Containership Safety: Let’s get back to basics
Cursory analysis of casualty statistics in the global shipping industry will show that while the number of individual cases is dropping – a phenomenon attributed to many factors such as slow steaming, better training, vessels out of service due to being in lay-up etc. – the propensity for that one casualty to be a large one is still very clearly there.
And with today’s containerships topping the 22,000 TEU mark, a casualty involving these vessels would not only hit the global news headlines but could pose serious difficulties to salvors employed to sort the problem out. You just need to look at the MSC Napoli and Rena casualties for proof of this.
But prevention is always better than cure and careful and effective management and operation of the vessel is often key to maintaining vessel safety and avoiding a major incident.
Robert Maxwell, Managing Director of Bernhard Schulte Shipmanagement (Singapore), is adamant that while training and effective crew selection for the job remain key components of a robust management process, understanding the characteristics of a particular vessel and how it may react in a given situation can be crucial in avoiding accidents and casualties.
“The fact that container ships, bulk carriers and a few other vessel types are all classed by the industry as ‘other cargo ships’, has become a problem when the reality now is that the crew onboard these ships, and the teams ashore supporting them, must have an in-depth knowledge of the container ( or bulk ) business, whether that is to do with stowage or container lashing or, indeed, the reefer container side of the business,” he said.
And these larger containerships can also have their own operational and cargo-related problems. Due to the larger beam on the vessels they can have an inherently high GM meaning they can be subject to high lashing forces and shorter rolling periods. In order to mitigate this, software used for the calculation of the lashing forces has to be verified preferably by Class.
The cargo planners also have to be in sync with the vessel; pre-plans have to be sent to the vessel prior to arrival to verify and identify potential problems. Indeed, there have been times in the past when containers have had to be turned away due to excessive lashing forces which would lead to potential claims from charterers and could reduce the viability of the vessel in the current market. Mr Maxwell again: “One of the big factors is understanding the characteristics of the ship because they vary significantly. There used to be a time when if you were going to fully load the vessel, you would have an issue when it came to low stability. As an industry, we understood that and we managed it quite nicely.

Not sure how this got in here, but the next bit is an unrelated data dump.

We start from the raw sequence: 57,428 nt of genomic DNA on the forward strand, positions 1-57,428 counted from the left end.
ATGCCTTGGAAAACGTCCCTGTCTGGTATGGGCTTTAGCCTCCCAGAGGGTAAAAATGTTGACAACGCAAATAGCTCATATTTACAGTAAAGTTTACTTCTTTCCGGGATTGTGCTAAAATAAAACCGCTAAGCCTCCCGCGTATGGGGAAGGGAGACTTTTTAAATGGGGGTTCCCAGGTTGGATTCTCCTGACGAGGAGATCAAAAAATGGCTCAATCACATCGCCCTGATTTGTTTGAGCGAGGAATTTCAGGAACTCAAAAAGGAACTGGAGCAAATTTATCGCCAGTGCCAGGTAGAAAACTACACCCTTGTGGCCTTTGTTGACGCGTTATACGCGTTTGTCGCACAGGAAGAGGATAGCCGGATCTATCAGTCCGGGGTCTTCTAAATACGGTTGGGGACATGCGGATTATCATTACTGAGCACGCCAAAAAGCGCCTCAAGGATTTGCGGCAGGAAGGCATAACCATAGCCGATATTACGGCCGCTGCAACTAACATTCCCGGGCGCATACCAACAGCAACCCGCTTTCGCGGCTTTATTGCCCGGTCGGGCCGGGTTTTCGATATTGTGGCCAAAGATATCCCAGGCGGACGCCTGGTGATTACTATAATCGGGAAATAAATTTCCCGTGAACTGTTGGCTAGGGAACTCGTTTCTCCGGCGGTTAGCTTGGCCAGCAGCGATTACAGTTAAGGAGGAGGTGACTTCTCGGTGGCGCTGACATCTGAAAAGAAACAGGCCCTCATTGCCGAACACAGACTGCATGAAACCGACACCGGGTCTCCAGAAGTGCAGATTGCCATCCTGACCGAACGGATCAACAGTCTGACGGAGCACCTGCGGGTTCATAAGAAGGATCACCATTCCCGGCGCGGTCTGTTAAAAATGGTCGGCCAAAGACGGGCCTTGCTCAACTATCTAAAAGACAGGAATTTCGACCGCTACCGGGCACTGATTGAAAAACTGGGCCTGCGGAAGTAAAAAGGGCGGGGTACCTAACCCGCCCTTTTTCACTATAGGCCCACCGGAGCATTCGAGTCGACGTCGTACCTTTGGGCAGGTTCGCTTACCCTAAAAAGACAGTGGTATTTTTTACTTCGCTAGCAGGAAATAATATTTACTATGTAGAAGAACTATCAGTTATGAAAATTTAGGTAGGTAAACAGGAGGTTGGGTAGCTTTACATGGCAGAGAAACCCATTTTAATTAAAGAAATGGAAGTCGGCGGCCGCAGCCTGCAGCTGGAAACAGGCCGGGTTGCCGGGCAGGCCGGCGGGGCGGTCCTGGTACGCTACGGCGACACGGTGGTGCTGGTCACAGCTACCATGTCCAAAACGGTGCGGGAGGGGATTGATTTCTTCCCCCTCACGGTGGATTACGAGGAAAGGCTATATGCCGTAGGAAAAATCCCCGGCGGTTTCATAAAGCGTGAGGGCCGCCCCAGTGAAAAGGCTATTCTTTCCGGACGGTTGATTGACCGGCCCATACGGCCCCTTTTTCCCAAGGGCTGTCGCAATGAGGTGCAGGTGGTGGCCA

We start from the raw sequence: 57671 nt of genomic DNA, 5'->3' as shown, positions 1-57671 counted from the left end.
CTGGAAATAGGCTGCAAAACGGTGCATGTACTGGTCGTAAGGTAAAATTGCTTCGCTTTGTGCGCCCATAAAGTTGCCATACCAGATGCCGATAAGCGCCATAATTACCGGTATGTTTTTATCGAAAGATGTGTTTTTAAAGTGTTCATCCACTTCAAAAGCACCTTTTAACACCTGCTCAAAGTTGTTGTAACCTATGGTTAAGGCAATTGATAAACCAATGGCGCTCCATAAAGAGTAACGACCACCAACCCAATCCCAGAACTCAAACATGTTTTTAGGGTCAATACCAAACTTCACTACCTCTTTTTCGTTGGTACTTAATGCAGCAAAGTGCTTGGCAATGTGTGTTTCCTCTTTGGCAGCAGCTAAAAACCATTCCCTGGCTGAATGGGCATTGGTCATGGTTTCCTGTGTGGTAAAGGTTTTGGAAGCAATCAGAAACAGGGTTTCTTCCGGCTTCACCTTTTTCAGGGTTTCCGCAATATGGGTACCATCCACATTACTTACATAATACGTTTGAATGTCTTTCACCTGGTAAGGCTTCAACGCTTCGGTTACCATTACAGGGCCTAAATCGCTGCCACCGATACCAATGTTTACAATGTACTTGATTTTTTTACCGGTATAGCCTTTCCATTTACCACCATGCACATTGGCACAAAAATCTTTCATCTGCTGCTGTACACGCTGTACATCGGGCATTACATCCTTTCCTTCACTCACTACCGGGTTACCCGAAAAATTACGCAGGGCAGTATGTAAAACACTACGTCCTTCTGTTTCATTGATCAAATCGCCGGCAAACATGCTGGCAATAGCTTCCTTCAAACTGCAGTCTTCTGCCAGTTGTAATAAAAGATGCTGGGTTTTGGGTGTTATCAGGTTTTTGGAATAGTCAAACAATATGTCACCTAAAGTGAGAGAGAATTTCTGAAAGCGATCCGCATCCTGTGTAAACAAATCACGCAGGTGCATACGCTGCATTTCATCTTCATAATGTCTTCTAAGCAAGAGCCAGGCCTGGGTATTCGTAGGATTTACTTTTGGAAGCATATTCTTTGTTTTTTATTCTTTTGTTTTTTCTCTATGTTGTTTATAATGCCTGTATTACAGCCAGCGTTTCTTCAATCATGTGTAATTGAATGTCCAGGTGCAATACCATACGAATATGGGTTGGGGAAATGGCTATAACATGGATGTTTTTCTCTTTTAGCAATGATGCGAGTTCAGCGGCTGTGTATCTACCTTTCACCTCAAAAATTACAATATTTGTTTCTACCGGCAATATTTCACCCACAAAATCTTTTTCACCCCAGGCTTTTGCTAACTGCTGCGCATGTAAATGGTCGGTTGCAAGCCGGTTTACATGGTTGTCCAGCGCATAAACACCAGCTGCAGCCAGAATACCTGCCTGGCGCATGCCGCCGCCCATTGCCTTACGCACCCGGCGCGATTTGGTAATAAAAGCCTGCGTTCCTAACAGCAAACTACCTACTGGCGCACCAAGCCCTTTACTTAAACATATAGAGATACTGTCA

“But you now have a whole group of ships which have too much stability, so the stresses on the lashing gear when they start to roll are going the other way to the extent that these ships are flipping themselves back upright. There seems to be a widening variation on how these ships are built and at what end of the spectrum they fit into. But I believe that the larger ones have drifted back to the ‘reasonable stability’ range while the 8,000 TEU units still remain quite stiff when it comes to stability,” he said.
As Mr Maxwell contended, there can also be big differences between ships of the same size. “We have two sister vessels whose bridge was built forward while a third ship, built to exactly the same size but at a different yard, had the bridge aft which can mean differences in manoeuvring characteristics. We do a lot of simulator training to ensure the officers going onboard are fully trained in the characteristic of the vessel they will be working on. Simulator work is a key part of our training strategy, especially if a senior officer is going from one vessel size to another,” he said.
The other area where we have concerns is with cargo fires. Traditional onboard techniques and equipment are hard pressed to deal with cargo fires on large container ships and we are working with other industry partners to suggest sensible and practical enhancements to ships equipment to help the crew deal with these situations which are becoming more and more common. The old ideas of driving a spike into a container to flood it are totally impractical in most cases as just getting to the affected box safely is nearly impossible, never mind trying to drive a spike in on a rolling ship wearing a BA set!
Published in 'Safety at Sea' (September 2016 issue)